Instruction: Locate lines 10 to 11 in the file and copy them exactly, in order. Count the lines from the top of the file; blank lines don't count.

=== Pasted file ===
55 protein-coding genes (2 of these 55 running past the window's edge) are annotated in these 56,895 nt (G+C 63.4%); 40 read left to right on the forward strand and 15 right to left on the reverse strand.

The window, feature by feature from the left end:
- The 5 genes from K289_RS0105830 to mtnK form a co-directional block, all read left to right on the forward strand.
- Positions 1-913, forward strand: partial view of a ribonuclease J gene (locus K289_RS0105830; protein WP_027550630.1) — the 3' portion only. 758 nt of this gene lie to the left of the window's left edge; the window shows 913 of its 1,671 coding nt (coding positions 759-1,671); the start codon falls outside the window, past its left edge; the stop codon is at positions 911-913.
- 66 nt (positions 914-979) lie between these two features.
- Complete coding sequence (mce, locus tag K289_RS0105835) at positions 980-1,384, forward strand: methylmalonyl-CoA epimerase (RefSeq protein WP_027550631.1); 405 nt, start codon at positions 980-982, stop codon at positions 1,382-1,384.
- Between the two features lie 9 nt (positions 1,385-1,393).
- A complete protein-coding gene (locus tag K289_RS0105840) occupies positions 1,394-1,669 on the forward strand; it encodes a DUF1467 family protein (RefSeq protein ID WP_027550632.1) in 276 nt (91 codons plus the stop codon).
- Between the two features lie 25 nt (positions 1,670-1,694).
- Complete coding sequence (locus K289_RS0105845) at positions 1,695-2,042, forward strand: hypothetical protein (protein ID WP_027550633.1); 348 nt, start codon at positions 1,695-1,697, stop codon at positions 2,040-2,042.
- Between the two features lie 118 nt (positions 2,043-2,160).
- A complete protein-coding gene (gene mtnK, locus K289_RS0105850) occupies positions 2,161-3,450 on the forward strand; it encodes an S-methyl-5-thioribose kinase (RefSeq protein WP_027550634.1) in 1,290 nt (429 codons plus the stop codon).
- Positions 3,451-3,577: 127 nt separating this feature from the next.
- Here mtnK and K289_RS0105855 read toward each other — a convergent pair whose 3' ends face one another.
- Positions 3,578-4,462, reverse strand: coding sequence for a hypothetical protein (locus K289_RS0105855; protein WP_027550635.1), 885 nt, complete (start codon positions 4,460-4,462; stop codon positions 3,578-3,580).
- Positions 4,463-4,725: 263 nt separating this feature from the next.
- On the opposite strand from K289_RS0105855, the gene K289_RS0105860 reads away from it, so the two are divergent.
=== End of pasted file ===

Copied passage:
- Complete coding sequence (locus K289_RS0105845) at positions 1,695-2,042, forward strand: hypothetical protein (protein ID WP_027550633.1); 348 nt, start codon at positions 1,695-1,697, stop codon at positions 2,040-2,042.
- Between the two features lie 118 nt (positions 2,043-2,160).